So now I have a dual renderer system: Software to load the map and draw the static lights, and shaders to add dynamic lights and effects on actors.

The biggest improvement is a quality-of-life one. Before I had to draw all of the walls in perspective and, in the case of the 2017 renderer, draw each wall in standard lighting (diffuse--probably a misnomer) and also in a fully lit (ambient--another misnomer) state. The renderer mixed the two images to create the final results seen in the older post I linked.

The new renderer can now apply textures, so I can draw walls flat. This will make it a lot easier to use Aseprite's Tiled Mode to draw seamless tiles.

I also only need to draw the diffuse wall image. Ambient is computed using a formula:

Code: [Select]
                // Red: 2.3204 t - 1.73792 t^2 + 0.405156 t^3
                a_r = 2.3204 * a_r - 1.73792 * Math.pow( a_r, 2 ) + 0.405156 * Math.pow( a_r, 3 );

                // Green: 1.24935 t + 0.591609 t^2 - 0.832233 t^3
                a_g = 1.24935 * a_g + 0.591609 * Math.pow( a_g, 2 ) - 0.832233 * Math.pow( a_g, 3 );

                // Blue: 0.960621 t - 0.0537841 t^2 + 0.0957061 t^3
                a_b = 0.960621 * a_b - 0.0537841 * Math.pow( a_b, 2 ) + 0.0957061 * Math.pow( a_b, 3 );

I hard-coded the coefficients to match the same effect as in the 2017 renderer, but I can also make these coefficients a property of the tile. This will let me adjust the lighting to get different material effects: shiny, glossy, matte, etc. I can still set different colored lights, too.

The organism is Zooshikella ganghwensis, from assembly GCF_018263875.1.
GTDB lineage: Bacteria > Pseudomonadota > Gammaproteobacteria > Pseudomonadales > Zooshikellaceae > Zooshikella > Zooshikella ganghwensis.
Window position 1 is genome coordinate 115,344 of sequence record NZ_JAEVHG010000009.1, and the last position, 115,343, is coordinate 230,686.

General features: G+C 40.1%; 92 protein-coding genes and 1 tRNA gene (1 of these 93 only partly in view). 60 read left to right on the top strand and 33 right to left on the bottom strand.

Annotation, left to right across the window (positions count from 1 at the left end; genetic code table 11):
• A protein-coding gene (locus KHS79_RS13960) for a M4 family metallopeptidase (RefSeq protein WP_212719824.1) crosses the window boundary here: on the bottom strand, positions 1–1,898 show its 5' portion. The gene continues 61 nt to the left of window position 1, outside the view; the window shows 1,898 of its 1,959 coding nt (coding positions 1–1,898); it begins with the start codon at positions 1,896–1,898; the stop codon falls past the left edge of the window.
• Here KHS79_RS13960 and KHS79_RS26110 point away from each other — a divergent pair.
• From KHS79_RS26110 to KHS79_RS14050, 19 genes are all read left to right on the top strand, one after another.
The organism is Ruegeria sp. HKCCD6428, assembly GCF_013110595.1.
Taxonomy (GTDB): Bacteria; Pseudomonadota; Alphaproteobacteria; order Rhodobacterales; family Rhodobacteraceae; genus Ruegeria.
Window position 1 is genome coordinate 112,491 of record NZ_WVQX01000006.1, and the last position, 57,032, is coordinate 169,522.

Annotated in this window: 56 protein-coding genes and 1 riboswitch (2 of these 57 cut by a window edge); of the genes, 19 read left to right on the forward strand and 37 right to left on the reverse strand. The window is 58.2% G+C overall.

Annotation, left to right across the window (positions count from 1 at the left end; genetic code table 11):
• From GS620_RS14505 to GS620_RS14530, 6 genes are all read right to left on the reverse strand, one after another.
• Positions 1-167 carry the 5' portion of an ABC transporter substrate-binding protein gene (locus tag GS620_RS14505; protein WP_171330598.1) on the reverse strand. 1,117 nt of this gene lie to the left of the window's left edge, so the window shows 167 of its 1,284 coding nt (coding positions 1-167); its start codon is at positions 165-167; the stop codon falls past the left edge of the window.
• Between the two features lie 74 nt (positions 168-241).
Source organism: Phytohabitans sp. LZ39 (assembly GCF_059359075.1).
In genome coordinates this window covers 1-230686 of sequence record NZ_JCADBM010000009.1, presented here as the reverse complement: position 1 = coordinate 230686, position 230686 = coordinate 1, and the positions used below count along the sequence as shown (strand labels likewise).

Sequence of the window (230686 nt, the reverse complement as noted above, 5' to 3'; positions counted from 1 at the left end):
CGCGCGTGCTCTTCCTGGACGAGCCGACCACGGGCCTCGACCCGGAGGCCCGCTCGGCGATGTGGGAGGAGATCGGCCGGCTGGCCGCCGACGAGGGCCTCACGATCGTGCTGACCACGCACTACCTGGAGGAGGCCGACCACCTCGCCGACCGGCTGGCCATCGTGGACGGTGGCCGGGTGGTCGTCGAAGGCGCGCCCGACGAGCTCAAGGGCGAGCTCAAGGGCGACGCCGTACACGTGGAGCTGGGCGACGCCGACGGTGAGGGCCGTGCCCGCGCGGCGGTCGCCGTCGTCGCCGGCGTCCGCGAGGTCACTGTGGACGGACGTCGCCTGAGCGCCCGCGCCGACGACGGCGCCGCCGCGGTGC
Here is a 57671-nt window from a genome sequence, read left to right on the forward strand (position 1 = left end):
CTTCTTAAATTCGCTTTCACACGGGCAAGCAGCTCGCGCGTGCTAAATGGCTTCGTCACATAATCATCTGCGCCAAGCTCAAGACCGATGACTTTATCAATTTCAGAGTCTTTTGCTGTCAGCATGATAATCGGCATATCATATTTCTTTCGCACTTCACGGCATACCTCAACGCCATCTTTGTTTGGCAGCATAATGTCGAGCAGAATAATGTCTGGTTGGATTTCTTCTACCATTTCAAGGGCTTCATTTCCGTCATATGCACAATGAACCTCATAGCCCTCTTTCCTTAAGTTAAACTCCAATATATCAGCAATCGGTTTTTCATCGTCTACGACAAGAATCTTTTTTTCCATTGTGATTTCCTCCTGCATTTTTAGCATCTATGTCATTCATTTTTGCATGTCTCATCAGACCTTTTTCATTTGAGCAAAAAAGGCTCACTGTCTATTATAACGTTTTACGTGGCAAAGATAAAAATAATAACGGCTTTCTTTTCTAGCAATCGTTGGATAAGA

The next step will be to make some more tiles and some new materials. I also need to implement actor shaders. Here's a mock-up I created in GIMP using the curves tool with the same curve the renderer applies to the walls. It's very dark, but there's only one dim light in the room... not shown because it has no sprite.


merrak

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Helper App Monday. One nice thing about developing with Stencyl is how quick it is to develop 'helper apps' to solve the little problems.

Here's one I put up with for far too long: Drawing tile images. Each tile is represented by a 3D coordinate. I then have to compute what screen coordinate the 3D point maps to. But I can't draw the image at that point, because the (x,y) coordinate of an image is its upper left corner. I need to subtract from the x and y position to shift the image so that it lines up with the tile correctly.


For simple shapes, like pillars that take up the entire tile box, it is easy to know how to shift the image. For other structures like staircases, windows, and the like, this has always been a lot of guesswork. Here's what happens when the shift is miscalculated:


One of the reasons these coordinates are complicated is because how each plane that makes up a tile is represented. The first coordinate in the plane's defining polygon is its origin, but the origin could be anywhere inside the tile's bounding box.

So today I finally decided enough is enough and made a small program that lets me adjust the position of an image and compute the offset coordinates.



I had a nice variety of tiles for Towers of Vallas: walls, stairs, windows, doors, water... 28 3D structures in total. I was dreading re-configuring all of them for the new 4:1 w/h pixel ratio. This app will make it a lot easier to port them over and make more 3D structures to put in the sequel.